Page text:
Acoustic Echo Cancellation(AEC) is a method of compensating for echoes, reverberation and disturbing noises in acoustic signals. In the AEC process, interferences that occur in a room are removed from audio signals.
For acoustic echo cancellation, electronic circuits are available with which echoes, reverberation and other acoustic impairments in the audio signal are compensated and do not reach the receiver. Without echo cancellation, an unnatural sound would be produced and the interference would significantly impair speech intelligibility.
Conceptually, AEC circuits consist of a signal path through which a person's speech signal is transmitted to the loudspeaker. The loudspeaker signal, which reflects off the walls of the room, is picked up by a microphone and transmitted via the second signal path. Both signal paths - the one to the loudspeaker and the one from the microphone - are interconnected by an Adaptive FIR Filter, whose algorithm continuously adapts the filter to the acoustic conditions. The Adaptive FIR Filter is the core component of the AEC circuit. The interfering signal detected by the FIR is subtracted from the audio signal to compensate for the interference.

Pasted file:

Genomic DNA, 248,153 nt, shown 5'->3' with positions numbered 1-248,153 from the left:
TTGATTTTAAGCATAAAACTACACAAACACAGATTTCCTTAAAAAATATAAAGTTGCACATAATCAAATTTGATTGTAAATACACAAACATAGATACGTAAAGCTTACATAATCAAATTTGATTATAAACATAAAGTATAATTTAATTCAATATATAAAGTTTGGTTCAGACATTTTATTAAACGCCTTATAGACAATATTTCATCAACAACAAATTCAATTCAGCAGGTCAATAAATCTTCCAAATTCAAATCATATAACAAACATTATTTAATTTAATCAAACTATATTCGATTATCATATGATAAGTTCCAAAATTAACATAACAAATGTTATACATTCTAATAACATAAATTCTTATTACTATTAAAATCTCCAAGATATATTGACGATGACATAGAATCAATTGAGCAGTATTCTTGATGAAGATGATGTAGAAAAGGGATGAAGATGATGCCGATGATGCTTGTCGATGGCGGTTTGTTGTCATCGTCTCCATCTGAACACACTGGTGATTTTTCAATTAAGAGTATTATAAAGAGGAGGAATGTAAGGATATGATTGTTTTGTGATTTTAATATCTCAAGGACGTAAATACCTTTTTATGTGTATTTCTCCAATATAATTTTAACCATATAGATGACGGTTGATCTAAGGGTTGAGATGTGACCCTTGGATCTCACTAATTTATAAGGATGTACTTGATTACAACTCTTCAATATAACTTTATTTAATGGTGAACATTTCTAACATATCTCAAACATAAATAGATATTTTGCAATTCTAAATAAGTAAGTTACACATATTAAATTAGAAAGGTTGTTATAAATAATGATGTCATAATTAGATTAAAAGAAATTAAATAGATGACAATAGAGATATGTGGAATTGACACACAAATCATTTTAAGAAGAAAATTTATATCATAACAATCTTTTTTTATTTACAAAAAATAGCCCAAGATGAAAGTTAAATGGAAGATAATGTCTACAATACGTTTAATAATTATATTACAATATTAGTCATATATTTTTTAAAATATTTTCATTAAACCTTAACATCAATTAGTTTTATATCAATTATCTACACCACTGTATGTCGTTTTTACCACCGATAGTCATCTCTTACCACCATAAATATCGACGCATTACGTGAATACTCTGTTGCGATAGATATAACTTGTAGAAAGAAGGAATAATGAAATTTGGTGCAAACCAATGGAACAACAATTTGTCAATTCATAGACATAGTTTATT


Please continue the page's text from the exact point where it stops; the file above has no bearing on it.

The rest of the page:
The implementations for acoustic echo cancellation are optimized for speech. The bandwidth standard is narrowband with a bandwidth of 4 kHz and a sampling rate of 8 kHz, wideband with 8 kHz bandwidth and 16 kHz sampling rate, and ultra-wideband with 16 kHz bandwidth and 32 kHz sampling rate. AEC technology is used in voice communications and hands-free devices.